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    Arctic LNG-2 Project Gets Green Light

Summary

The Arctic LNG-2 project will comprise three LNG trains.

by: Shardul Sharma

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Arctic LNG-2 Project Gets Green Light

The final investment decision at the Novatek-led Arctic LNG-2 project was announced September 5.

Novatek and other partners in the project signed the protocol on the sidelines of the Eastern Economic Forum in Vladivostok, the Russian energy ministry said in a statement. Novatek holds a 60% stake in the project, French Total, CNPC subsidiary China National Oil and Gas Exploration and Development and CNOOC each hold 10% stakes. Japan's Mitsui and Jogmec jointly hold a 10% interest in the project.

Total also owns an 11.6% indirect participation in the project through its 19.4% stake in Novatek, thus an aggregated economic interest of 21.6% in the project. 

Total CEO Patrick Pouyanne said “Arctic LNG 2 will leverage the success of the Yamal LNG project and will deliver competitive LNG to the markets in four years’ time. Arctic LNG 2 adds to our growing portfolio of competitive LNG developments based on giant low cost resources primarily intended for the fast growing Asian markets.”

Russian energy minister Alexander Novak said the project was consistent with Russia's strategy to increase its share of the global LNG market. He said the project would require an investment of $21bn. “The joint implementation of this project will give an additional impetus to the development of our relations, including on other projects in the field of LNG,” Russian energy ministry statement quoted Novak as saying.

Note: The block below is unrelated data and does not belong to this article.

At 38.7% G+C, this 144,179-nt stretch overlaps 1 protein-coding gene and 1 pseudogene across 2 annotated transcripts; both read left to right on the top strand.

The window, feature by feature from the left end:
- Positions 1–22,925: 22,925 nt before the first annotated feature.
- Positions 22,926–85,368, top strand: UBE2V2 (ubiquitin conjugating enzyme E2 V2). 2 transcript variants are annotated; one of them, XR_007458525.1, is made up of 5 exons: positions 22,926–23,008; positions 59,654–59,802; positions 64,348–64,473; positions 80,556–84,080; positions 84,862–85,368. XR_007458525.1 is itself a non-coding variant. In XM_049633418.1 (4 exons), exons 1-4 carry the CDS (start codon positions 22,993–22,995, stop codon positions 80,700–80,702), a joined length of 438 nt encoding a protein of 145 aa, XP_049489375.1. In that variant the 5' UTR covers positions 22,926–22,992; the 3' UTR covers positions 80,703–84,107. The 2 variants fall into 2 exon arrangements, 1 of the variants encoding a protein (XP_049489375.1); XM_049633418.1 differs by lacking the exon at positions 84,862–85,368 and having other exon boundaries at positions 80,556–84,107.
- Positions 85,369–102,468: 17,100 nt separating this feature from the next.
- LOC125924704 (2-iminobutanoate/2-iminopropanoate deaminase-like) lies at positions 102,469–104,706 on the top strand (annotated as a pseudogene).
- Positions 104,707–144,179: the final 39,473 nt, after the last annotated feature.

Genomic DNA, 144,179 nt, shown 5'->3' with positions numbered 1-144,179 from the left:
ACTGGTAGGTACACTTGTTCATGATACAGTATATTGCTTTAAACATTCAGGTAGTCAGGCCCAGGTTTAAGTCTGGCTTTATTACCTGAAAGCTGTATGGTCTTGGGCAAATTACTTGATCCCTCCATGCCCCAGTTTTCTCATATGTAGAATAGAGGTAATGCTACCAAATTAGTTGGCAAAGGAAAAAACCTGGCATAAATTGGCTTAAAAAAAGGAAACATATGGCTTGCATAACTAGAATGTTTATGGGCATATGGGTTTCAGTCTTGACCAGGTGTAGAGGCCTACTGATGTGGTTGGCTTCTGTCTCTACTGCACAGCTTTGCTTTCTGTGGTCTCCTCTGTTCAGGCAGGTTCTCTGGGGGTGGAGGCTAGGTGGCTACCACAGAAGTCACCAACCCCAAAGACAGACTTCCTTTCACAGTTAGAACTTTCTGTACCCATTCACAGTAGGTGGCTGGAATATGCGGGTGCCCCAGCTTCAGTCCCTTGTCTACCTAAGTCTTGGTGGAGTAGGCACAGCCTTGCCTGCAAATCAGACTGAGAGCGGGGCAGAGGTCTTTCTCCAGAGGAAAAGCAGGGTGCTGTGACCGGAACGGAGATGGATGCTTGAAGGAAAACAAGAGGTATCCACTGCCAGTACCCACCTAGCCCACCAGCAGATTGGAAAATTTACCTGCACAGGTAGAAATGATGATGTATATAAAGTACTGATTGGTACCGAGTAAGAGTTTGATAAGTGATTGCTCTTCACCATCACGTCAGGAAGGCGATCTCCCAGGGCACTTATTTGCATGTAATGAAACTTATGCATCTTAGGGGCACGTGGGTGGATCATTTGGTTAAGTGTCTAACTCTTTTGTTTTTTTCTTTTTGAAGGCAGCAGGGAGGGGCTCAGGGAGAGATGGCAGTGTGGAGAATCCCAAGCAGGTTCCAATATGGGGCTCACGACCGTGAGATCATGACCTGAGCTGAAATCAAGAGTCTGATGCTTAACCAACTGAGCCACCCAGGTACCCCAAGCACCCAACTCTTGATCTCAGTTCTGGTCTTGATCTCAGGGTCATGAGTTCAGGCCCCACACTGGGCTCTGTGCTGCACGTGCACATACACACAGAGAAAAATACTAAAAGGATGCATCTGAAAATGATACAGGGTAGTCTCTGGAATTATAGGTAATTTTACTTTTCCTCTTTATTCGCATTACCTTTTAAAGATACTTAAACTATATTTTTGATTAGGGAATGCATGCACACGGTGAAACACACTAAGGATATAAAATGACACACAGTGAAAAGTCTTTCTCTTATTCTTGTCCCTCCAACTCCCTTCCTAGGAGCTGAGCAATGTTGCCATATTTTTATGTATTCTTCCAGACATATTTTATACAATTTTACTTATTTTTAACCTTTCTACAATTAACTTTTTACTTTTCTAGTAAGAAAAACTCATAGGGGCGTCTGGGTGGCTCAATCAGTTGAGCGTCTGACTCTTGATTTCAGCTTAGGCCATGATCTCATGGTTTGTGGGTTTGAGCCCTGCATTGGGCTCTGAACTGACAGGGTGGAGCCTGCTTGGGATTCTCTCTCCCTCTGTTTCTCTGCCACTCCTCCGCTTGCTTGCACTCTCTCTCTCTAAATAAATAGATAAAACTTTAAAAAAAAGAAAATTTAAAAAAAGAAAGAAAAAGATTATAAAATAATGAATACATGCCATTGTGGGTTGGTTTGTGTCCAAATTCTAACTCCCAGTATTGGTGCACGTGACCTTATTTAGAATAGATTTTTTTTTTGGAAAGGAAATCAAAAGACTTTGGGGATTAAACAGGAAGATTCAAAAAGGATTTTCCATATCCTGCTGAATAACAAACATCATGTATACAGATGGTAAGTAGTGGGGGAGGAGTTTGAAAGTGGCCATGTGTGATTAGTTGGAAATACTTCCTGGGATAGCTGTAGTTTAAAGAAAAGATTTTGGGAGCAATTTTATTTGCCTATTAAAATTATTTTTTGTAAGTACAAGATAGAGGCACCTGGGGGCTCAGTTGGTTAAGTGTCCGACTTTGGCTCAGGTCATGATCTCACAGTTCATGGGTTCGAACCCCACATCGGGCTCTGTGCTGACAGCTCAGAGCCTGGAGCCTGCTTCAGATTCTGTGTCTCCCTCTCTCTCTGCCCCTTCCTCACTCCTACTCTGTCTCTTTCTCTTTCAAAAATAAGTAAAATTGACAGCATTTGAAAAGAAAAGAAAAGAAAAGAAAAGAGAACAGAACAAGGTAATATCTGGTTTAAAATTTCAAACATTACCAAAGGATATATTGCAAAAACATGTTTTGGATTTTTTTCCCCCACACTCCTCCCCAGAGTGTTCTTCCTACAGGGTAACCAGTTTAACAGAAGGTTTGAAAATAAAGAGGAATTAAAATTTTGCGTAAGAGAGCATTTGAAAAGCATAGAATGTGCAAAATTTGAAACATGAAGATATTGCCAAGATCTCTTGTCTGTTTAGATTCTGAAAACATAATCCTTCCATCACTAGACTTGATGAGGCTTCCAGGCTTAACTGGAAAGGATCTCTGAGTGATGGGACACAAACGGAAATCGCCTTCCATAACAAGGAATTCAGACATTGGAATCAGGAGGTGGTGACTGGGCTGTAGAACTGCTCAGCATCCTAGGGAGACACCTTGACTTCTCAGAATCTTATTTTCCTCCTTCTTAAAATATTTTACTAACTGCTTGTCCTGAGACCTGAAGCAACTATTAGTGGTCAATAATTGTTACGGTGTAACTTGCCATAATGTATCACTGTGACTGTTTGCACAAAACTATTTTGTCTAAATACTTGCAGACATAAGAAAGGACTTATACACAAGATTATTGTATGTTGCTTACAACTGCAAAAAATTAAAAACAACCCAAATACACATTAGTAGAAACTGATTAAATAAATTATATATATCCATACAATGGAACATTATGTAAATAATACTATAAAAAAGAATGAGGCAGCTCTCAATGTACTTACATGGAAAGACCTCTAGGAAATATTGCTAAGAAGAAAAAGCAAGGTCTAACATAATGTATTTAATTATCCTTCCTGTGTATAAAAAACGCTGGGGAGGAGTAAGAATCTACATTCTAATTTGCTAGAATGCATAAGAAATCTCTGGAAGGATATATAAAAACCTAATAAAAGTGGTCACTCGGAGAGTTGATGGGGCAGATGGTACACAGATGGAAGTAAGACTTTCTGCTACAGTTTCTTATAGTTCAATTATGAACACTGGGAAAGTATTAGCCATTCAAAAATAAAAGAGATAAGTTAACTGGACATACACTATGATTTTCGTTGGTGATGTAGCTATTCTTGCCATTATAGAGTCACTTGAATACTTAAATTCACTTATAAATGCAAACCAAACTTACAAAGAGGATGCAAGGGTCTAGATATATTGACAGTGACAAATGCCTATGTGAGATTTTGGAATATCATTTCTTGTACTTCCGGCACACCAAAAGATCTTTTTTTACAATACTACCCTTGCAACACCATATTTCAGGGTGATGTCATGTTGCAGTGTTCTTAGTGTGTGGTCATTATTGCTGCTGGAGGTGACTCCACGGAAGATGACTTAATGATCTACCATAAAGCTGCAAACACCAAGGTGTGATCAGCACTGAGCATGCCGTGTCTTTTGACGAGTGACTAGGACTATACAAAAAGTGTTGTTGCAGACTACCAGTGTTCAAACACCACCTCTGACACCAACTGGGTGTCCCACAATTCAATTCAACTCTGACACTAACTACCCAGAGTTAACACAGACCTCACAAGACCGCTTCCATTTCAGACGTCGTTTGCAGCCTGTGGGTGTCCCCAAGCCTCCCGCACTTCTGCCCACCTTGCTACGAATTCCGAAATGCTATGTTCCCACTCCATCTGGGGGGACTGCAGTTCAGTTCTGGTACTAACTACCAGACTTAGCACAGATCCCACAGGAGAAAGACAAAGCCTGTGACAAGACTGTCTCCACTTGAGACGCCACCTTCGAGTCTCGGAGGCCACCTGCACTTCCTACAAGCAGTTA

The Arctic LNG-2 project will comprise three LNG trains with capacity of 6.6mn mt/yr each. Its first train should start up in 2023, according to Novatek, whereas its second is scheduled to launch in 2024 and its third in 2026. More than 90% of long-lead items for the plant, such as cryogenic heat exchangers, gas turbines and compressors, have already been ordered, the company said on September 5.  A consortium of London-based TechnipFMC, Italy's Saipem and Russia's Nipigas is serving as its engineering, procurement and construction (EPC) contractor.